Let’s start with shoes because I think it’s pretty evident from my wardrobe layout I really don’t need any. Unless you are new to reading my blog, you know I went deep with M.Gemi all spring and now consider myself set on most of my shoes as a result. I get tempted to buy more M.Gemis sometimes but have reached the point where nothing is really a pressing need. I think about adding a third pair of M.Gemi Sacca Donna loafers in Luggage because those loafers feel like I am wearing shoes made of napping kittens, and it’s hard to resist the Lizza Nuova sandals because I love my navy pair and I don’t know if these are coming back. I love the Gia flats in Biscuit and I’ve had the Gianna oxfords in my cart more than once. But then I remind myself that once it gets cold I basically live in boots, that I have other things I need to spend my money on, and I have my almond-colored Edetta loafers that will work just fine in lieu of the biscuit Gias.
For winter, Aquatalia is my ride-or-die, so it was time to assess that situation for fall. Even though I do spend on my shoes, I still buy this brand on Poshmark because Aquatalia is still out of reach if I want this many pairs and the deals are far too great to pass up on Posh. This season, I decided to let go of three Aquatalia boots and replace them. I am passing two of them to my assistant Rachel who, lucky for her, wears the same size as me and will get great use out of them in Colorado. The other pair was worn out. The first three on the left column are my replacement pairs. I choose my boots based on function, color, and need. All do something different in my wardrobe. If a need is covered, I don’t buy duplicates.
The rest of my shoes are pretty self-explanatory. I pulled my magenta driving loafers due to brightness and the time of year, but they are still lovingly tucked away in my closet.
Being the jeans girl that I am with few places to go and people to see, I don’t have a lot of pants but I did find myself caught off guard a few times when I needed some. I had sized out of a pair of navy Akris Punto Franca pants from The RealReal that were too big and I hadn’t replaced in a smaller size, so I finally got a new pair in navy and also picked up a few other pairs of Akris Punto pants on The RealReal. Akris Punto pants in a 10 just usually fit me across the board, so I typically jump on The RealReal, see what they have going on and I’m done, which is how I came to own some more of their pants for fall. I was super bummed when I bought a great pair of their belted relaxed grey trousers that The RealReal mislabeled a 14 and I had to return. I am still on the hunt for a similar style and am eyeing something like that or like Vince’s style that they did in grey wool that they did a few seasons ago. But, I’m not hunting them down like a mad woman because my need for tailored pants is minimal and I’ll probably live my life just fine without them. I’m more drawn to the look than the need.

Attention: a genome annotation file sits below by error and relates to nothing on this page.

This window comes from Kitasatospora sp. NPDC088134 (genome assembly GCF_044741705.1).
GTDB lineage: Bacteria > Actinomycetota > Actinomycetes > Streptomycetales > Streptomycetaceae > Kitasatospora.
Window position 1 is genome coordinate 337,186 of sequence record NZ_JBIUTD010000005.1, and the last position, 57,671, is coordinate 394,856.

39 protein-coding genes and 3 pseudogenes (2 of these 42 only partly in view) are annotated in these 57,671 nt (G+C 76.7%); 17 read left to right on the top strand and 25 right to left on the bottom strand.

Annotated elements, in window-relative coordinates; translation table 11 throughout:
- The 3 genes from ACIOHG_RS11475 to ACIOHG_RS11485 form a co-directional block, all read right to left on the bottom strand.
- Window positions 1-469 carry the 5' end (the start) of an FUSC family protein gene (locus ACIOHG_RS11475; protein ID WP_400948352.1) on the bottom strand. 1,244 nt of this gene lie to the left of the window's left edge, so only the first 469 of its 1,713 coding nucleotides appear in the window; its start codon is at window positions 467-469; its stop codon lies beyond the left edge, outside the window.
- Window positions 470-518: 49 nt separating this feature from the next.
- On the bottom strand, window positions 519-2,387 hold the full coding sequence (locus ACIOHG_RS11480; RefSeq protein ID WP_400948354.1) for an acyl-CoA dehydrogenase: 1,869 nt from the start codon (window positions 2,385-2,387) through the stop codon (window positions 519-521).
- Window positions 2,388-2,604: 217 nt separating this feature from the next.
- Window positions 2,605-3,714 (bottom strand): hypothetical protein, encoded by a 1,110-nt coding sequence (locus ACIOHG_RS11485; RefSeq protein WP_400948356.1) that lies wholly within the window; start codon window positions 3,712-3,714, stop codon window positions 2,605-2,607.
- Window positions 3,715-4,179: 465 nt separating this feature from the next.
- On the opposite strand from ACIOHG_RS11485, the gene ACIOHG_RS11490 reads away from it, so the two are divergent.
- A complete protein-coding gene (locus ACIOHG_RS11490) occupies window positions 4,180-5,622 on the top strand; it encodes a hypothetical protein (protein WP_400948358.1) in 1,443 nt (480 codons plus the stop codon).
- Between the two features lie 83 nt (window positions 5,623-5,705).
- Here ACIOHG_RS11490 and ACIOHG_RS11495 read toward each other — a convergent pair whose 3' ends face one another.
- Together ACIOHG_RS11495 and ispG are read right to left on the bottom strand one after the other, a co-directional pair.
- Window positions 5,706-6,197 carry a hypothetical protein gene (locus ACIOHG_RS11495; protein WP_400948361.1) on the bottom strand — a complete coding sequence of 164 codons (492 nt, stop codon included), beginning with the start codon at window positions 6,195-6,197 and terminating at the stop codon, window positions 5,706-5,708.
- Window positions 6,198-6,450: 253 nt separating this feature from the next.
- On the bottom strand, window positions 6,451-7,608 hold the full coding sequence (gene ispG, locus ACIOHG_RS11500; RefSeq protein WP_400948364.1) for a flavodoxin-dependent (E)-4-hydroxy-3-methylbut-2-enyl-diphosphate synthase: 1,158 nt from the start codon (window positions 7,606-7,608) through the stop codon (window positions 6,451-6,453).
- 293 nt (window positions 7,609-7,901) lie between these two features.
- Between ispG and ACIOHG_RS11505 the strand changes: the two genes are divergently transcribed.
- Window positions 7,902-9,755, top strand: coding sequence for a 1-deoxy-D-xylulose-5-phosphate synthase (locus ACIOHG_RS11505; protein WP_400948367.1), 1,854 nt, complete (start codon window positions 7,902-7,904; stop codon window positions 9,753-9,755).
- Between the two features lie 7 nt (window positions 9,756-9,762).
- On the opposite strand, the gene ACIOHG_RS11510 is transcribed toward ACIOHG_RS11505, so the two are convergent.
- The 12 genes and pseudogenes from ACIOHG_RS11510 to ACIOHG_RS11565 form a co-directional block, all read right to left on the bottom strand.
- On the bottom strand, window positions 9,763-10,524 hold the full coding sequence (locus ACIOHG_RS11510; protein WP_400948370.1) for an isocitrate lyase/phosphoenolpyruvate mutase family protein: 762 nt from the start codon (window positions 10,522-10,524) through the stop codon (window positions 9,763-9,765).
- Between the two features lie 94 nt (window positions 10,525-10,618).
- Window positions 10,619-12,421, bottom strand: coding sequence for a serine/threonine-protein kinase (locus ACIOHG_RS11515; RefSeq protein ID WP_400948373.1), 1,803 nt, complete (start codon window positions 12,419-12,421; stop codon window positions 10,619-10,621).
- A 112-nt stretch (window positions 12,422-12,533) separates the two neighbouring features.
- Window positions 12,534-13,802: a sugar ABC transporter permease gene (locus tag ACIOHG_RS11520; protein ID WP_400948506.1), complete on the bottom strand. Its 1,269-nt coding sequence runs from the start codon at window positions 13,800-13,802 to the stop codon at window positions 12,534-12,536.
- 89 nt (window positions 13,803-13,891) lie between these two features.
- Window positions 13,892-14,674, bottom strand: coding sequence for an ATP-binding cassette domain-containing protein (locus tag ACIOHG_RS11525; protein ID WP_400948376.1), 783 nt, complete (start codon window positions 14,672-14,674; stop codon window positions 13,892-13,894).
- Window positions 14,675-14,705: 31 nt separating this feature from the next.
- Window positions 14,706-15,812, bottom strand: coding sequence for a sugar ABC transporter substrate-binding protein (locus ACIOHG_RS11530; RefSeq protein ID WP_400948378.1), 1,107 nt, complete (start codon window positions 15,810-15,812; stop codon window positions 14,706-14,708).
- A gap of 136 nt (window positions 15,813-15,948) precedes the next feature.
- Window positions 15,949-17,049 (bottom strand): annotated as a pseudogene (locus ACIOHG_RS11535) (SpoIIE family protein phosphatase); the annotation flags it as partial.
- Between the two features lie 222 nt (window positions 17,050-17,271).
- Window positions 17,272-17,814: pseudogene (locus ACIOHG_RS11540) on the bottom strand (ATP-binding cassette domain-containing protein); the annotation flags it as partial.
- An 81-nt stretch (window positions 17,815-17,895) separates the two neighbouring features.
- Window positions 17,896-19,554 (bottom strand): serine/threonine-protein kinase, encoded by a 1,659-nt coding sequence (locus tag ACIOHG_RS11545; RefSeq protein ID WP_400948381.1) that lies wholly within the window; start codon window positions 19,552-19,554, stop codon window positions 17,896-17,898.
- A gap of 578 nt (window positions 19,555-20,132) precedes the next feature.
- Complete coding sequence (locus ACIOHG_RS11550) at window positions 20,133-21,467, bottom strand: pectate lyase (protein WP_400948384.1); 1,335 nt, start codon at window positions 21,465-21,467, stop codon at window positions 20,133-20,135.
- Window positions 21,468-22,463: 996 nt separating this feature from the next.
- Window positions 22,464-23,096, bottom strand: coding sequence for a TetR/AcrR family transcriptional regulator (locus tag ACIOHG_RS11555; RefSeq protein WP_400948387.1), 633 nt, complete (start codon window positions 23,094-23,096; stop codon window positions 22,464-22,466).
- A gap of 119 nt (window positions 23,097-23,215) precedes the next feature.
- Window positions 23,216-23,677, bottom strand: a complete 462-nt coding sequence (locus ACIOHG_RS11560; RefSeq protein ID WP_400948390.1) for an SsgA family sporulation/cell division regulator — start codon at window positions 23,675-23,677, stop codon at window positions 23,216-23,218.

Jeans, even though I wear jeans practically daily, I still go for J.Crew’s jeans. They just fit. I could think about looking elsewhere but it becomes a matter of bandwidth. I spend enough time trying to nail down the right jeans shape for enough clients. I don’t have the mental capacity to do it for myself when I know what works. My favorite find for myself was their curvy slim straight jeans this season. If they told me I was their fit model and they used me while I was in a coma I’d be inclined to believe them. That’s how well they fit.
Other than that, I have an old pair of Theory cropped pleated pants in burgundy that I still love and a pair of Everlane’s dream pants that I like but only wear when I feel the urge to be super casual.
If you take into account my style, I should have eleventy-billion blazers in my wardrobe. If you look at my life, having the styles I have, plus what I am buying/planning on buying, the number is more accurate. This is what I love/loathe about where I live: the window for blazer wearing is way too short. The issue is, once it gets cold, what is the plan? Wearing them under a coat? Really? Maybe if I am going to an office, but otherwise?
The reality is that most people aren’t putting a blazer on underneath a coat on most days. And even if I am layering a blazer under a coat and going somewhere, how often am I doing that and where am I going? So, essentially, how many do I need? When you live in the northeast, you primarily wear your blazers in the fall and the spring when the weather is such that you can wear them on their own outdoors. Thankfully, it seems to stay warmer later into the year (one in the win column for global warming <shudder> ) but once it gets cold, my blazers sort of taking a back seat until spring.
Right now, I have my navy Stella McCartney blazer which falls into the irreplaceable territory. I also have that other non-wool, inexpensive navy blazer that won’t die and is great for travel and other wrinkly things.